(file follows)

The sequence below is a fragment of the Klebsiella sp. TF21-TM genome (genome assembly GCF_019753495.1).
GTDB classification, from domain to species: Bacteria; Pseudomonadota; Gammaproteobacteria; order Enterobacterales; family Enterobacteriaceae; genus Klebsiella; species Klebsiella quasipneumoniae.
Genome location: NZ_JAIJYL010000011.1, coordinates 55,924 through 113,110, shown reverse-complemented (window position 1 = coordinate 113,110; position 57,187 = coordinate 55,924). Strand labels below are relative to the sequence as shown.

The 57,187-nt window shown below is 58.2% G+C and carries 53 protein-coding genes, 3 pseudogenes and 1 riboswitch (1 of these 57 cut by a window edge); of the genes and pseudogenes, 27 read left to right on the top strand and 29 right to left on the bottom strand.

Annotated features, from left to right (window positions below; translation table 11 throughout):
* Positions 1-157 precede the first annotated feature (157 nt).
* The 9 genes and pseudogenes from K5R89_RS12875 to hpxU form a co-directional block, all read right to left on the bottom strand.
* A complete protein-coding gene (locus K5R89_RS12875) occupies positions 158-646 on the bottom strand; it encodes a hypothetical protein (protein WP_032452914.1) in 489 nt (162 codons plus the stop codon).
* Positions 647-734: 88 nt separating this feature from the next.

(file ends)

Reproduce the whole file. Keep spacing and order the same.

The sequence below is a fragment of the Klebsiella sp. TF21-TM genome (genome assembly GCF_019753495.1).
GTDB classification, from domain to species: Bacteria; Pseudomonadota; Gammaproteobacteria; order Enterobacterales; family Enterobacteriaceae; genus Klebsiella; species Klebsiella quasipneumoniae.
Genome location: NZ_JAIJYL010000011.1, coordinates 55,924 through 113,110, shown reverse-complemented (window position 1 = coordinate 113,110; position 57,187 = coordinate 55,924). Strand labels below are relative to the sequence as shown.

The 57,187-nt window shown below is 58.2% G+C and carries 53 protein-coding genes, 3 pseudogenes and 1 riboswitch (1 of these 57 cut by a window edge); of the genes and pseudogenes, 27 read left to right on the top strand and 29 right to left on the bottom strand.

Annotated features, from left to right (window positions below; translation table 11 throughout):
* Positions 1-157 precede the first annotated feature (157 nt).
* The 9 genes and pseudogenes from K5R89_RS12875 to hpxU form a co-directional block, all read right to left on the bottom strand.
* A complete protein-coding gene (locus K5R89_RS12875) occupies positions 158-646 on the bottom strand; it encodes a hypothetical protein (protein WP_032452914.1) in 489 nt (162 codons plus the stop codon).
* Positions 647-734: 88 nt separating this feature from the next.